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Australian 4x4 Travel - Sandover Highway

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Call John or Amanda today on (02) 4739 8034 or mobile 0408 245892 for all enquiries and bookings.

There are some excellent maps and guides covering this route in our on-line maps shop

maps and guides for this area from the Australian 4x4 Travel on-site maps shop

The Sandover Highway

Sandover Highway - Northern Territory to Mt Isa Queensland

Essentially this is a short cut from central Australia to the Gulf or to northern Queensland.

This trip is from Alice Springs in the Northern Territory to Mt Isa in Queensland. Of course, as with all of these trips, you can simply reverse the instructions if you are coming from the opposite direction. This is a longish trip over very remote and little used tracks and is very dry country in places. You shouldn't even think about it if you  don't have a decent, well prepared and well equipped vehicle.

Much of the territory that you will cover is historical pioneering country. The best time to go is spring or autumn, the longest run between fuel stops is about 320 km and the total distance could be over 1000 km, depending on what trips you take of the main route.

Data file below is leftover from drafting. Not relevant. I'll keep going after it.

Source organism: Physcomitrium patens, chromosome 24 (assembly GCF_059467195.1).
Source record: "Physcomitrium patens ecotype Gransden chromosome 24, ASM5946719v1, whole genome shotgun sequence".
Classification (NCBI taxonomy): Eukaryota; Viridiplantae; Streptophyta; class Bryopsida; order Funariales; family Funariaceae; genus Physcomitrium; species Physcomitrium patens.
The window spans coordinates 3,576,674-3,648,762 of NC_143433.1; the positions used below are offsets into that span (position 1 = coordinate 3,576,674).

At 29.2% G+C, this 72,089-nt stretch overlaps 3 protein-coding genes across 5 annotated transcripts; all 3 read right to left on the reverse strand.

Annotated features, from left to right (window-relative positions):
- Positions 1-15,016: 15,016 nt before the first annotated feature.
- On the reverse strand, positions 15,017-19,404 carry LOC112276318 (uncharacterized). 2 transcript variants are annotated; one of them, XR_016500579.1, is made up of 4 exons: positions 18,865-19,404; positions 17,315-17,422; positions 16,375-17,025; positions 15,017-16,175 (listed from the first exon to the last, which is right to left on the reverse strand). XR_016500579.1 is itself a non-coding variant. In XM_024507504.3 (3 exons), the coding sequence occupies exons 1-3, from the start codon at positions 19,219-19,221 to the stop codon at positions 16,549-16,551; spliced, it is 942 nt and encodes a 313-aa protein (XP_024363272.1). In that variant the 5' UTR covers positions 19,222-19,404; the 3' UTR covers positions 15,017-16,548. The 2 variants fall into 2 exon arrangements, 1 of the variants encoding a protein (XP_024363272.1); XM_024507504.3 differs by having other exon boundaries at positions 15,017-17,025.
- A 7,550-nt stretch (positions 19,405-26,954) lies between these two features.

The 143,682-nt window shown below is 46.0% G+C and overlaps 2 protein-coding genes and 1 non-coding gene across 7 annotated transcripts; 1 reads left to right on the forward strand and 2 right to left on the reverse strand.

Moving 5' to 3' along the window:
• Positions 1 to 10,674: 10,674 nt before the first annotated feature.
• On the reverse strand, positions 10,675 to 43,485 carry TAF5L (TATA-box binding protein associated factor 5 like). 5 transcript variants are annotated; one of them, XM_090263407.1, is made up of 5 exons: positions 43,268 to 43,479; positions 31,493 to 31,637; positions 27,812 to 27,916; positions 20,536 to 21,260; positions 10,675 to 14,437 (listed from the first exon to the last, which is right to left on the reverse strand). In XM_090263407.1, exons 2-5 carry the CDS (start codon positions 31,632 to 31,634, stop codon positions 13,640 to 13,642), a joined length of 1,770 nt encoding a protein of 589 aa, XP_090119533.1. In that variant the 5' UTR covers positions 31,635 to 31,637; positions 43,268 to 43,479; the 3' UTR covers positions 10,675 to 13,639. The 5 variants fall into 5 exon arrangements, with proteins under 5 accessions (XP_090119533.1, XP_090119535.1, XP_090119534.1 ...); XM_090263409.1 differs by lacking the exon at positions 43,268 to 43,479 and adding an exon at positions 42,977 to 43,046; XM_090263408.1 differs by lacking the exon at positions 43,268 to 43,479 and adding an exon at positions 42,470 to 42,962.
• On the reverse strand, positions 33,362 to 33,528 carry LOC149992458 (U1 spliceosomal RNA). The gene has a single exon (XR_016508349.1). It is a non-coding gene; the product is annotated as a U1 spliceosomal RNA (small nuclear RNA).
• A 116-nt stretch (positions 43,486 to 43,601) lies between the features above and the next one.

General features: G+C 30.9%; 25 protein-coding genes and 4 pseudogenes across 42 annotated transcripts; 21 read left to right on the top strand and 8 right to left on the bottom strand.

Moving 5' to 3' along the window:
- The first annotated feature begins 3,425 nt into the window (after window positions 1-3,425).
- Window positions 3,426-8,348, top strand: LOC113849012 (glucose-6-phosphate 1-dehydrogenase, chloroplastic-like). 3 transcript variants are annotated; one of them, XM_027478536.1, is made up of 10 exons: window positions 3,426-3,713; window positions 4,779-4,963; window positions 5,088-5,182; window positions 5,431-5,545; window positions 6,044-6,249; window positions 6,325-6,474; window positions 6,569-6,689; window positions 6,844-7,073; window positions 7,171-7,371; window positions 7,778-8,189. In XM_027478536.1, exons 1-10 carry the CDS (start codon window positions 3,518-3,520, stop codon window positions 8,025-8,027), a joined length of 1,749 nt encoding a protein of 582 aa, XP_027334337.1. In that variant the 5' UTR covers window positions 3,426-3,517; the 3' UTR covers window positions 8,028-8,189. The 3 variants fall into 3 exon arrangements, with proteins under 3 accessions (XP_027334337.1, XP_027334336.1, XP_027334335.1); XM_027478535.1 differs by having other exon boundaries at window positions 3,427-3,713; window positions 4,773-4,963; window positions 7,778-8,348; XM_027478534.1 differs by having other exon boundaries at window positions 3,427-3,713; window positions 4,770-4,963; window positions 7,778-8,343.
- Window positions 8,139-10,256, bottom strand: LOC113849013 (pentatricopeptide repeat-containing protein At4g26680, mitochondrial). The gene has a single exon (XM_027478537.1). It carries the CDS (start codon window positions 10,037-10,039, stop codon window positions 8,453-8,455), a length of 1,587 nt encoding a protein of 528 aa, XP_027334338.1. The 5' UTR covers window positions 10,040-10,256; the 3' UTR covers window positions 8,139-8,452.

The trip heads out of Alice along the Plenty Highway, about 70 km north off the Stuart Highway.It is only a short distance along here that you turn of north onto the Sandover Highway, where you will travel for some distance through scrub and spinifex country. You will need to make regular checks that spinifex hasn't blocked the airflow to your radiator as it will lead to over-heating and mechanical failure if left.

Also check under your vehicle as spinifex collects around the exhaust and you run a real risk of your vehicle catching on fire.

There are many tracks off to the left and right during this stretch but they are into Aboriginal territory and you don't have any right of access. The exception is Utopia, or Urapuntja where you are able to get emergency supplies of basic food and fuel.</

At Alpara you can do the same and then, for some distance, the road runs parallel to the Sandover River. You probably won't see much of it unless you take one of the tracks off to the right, or south.

From here you head past the Amaroo Station and pass into, mainly, cattle country. Once you have travelled some 650 km or so you will pass Lake Nash, which is,
officially, the end of the Sandover Highway. From here you have a choice of two routes, to the north via Camooweal, and somewhat better countryside, or south via Urandagi.

South is shorter in kilometers, but a much harsher drive, and both end up at Mt Isa.

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Australian 4x4 Travel - Sandover Highway, Australia

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